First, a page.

Tuesday, December 2, 2008
"I'm killing you right now! You shouldn't have looked at me, man! Go ahead. Say goodbye. Say goodbye. I'm blowing you away right here.''
But when the teen suddenly fled, Morelli's fear morphed to rage. Pursuing his attacker and dodging bullets in a high-speed car chase -- the action caught on a 911 tape -- Morelli was able to jot down a tag number that helped police track down the assailant.
"It was straight out of Clint Eastwood-type stuff,'' Morelli said later. "But I knew if I did nothing, nothing would happen.''
It turned out to be quite a coup for public safety: The youth, police allege, had terrorized city schools in a series of handgun incidents and had robbed another family in a home invasion.
At the same time, Morelli's actions pose troubling questions about just how far citizens should go in protecting themselves from crime.
Like Bernard Goetz, the "Subway Vigilante'' who shot four would-be robbers on a New York City train in 1984, a new generation of citizens who are retaliating against thugs and attackers are finding acceptance, even celebrity, among a public frustrated with crime.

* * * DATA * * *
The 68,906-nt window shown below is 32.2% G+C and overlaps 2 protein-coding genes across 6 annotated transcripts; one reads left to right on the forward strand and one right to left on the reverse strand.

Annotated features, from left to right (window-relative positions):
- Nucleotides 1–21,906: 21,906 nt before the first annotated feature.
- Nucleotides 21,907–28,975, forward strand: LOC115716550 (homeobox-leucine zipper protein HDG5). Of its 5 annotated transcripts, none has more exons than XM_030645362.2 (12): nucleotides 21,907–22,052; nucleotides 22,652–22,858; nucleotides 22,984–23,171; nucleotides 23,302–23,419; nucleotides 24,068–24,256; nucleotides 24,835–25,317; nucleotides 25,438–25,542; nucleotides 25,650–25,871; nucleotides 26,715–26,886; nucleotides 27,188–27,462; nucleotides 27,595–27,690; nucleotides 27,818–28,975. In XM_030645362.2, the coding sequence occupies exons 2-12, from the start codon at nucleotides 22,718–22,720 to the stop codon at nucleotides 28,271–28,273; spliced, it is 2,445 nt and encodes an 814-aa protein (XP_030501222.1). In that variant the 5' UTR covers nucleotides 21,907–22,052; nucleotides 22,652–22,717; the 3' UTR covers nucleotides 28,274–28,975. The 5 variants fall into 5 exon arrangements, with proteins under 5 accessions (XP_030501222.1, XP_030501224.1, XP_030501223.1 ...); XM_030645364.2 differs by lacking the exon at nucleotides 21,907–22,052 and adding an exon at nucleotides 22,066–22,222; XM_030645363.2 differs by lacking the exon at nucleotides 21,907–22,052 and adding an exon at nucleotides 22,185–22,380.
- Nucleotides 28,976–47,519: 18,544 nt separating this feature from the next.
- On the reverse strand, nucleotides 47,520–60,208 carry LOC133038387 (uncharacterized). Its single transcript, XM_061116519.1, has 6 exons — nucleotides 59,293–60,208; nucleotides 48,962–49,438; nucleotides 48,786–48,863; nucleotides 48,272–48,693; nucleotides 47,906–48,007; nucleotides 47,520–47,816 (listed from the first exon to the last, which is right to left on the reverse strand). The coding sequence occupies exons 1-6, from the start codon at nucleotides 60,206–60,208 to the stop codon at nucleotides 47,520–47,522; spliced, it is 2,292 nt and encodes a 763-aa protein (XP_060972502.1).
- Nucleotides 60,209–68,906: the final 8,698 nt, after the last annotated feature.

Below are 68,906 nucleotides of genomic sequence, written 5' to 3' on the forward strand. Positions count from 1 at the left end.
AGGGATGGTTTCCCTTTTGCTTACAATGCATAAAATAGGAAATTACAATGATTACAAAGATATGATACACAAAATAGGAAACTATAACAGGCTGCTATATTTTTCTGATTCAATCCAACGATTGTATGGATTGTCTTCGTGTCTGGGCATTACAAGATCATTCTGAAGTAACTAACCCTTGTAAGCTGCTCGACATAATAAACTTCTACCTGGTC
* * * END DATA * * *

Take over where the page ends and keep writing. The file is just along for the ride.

Just this fall, a Tipton County homeowner made news when he exchanged gunfire on the street with fleeing burglars. A Rosemark man gained wide attention, too when he held two intruders at gunpoint.
"I've always felt if you're in fear of your life you can use your gun,'' said Steve Rutter, who pulled a 9mm handgun on intruders who'd tried to drive off with his 16-foot flatbed trailer. Rutter's action led police to bust up a large theft ring. [Mark Godsey]